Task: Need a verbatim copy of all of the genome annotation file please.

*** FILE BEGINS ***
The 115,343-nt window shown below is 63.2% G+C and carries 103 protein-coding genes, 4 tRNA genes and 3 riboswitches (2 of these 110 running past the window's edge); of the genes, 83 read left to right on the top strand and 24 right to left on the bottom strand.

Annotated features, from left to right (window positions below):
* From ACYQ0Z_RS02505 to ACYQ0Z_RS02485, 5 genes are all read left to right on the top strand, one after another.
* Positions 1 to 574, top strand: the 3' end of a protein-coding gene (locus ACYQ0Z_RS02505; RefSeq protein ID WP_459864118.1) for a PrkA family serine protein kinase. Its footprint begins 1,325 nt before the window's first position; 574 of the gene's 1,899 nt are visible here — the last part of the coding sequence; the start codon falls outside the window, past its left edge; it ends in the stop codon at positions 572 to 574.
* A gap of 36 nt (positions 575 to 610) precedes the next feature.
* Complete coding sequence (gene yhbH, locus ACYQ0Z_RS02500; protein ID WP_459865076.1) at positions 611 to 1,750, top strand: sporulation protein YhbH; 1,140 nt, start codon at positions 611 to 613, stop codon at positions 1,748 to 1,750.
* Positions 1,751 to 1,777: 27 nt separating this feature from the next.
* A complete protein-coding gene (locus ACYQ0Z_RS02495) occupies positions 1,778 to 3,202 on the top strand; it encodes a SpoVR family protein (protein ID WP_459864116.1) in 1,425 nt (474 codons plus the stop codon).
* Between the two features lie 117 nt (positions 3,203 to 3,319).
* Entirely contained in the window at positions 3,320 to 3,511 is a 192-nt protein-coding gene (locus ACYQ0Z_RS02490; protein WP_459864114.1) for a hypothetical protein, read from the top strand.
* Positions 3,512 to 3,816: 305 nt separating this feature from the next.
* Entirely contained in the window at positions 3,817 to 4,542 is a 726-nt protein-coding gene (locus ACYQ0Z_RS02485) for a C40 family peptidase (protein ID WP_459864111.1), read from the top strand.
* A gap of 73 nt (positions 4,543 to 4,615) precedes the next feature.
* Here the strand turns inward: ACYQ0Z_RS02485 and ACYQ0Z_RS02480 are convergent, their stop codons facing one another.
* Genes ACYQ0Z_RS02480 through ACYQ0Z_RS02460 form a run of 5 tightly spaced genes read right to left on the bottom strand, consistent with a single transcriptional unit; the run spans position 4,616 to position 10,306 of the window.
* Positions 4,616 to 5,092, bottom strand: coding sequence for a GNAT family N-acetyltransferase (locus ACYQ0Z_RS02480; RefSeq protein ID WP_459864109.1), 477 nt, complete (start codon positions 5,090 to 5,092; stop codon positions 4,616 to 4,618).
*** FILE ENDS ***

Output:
The 115,343-nt window shown below is 63.2% G+C and carries 103 protein-coding genes, 4 tRNA genes and 3 riboswitches (2 of these 110 running past the window's edge); of the genes, 83 read left to right on the top strand and 24 right to left on the bottom strand.

Annotated features, from left to right (window positions below):
* From ACYQ0Z_RS02505 to ACYQ0Z_RS02485, 5 genes are all read left to right on the top strand, one after another.
* Positions 1 to 574, top strand: the 3' end of a protein-coding gene (locus ACYQ0Z_RS02505; RefSeq protein ID WP_459864118.1) for a PrkA family serine protein kinase. Its footprint begins 1,325 nt before the window's first position; 574 of the gene's 1,899 nt are visible here — the last part of the coding sequence; the start codon falls outside the window, past its left edge; it ends in the stop codon at positions 572 to 574.
* A gap of 36 nt (positions 575 to 610) precedes the next feature.
* Complete coding sequence (gene yhbH, locus ACYQ0Z_RS02500; protein ID WP_459865076.1) at positions 611 to 1,750, top strand: sporulation protein YhbH; 1,140 nt, start codon at positions 611 to 613, stop codon at positions 1,748 to 1,750.
* Positions 1,751 to 1,777: 27 nt separating this feature from the next.
* A complete protein-coding gene (locus ACYQ0Z_RS02495) occupies positions 1,778 to 3,202 on the top strand; it encodes a SpoVR family protein (protein ID WP_459864116.1) in 1,425 nt (474 codons plus the stop codon).
* Between the two features lie 117 nt (positions 3,203 to 3,319).
* Entirely contained in the window at positions 3,320 to 3,511 is a 192-nt protein-coding gene (locus ACYQ0Z_RS02490; protein WP_459864114.1) for a hypothetical protein, read from the top strand.
* Positions 3,512 to 3,816: 305 nt separating this feature from the next.
* Entirely contained in the window at positions 3,817 to 4,542 is a 726-nt protein-coding gene (locus ACYQ0Z_RS02485) for a C40 family peptidase (protein ID WP_459864111.1), read from the top strand.
* A gap of 73 nt (positions 4,543 to 4,615) precedes the next feature.
* Here the strand turns inward: ACYQ0Z_RS02485 and ACYQ0Z_RS02480 are convergent, their stop codons facing one another.
* Genes ACYQ0Z_RS02480 through ACYQ0Z_RS02460 form a run of 5 tightly spaced genes read right to left on the bottom strand, consistent with a single transcriptional unit; the run spans position 4,616 to position 10,306 of the window.
* Positions 4,616 to 5,092, bottom strand: coding sequence for a GNAT family N-acetyltransferase (locus ACYQ0Z_RS02480; RefSeq protein ID WP_459864109.1), 477 nt, complete (start codon positions 5,090 to 5,092; stop codon positions 4,616 to 4,618).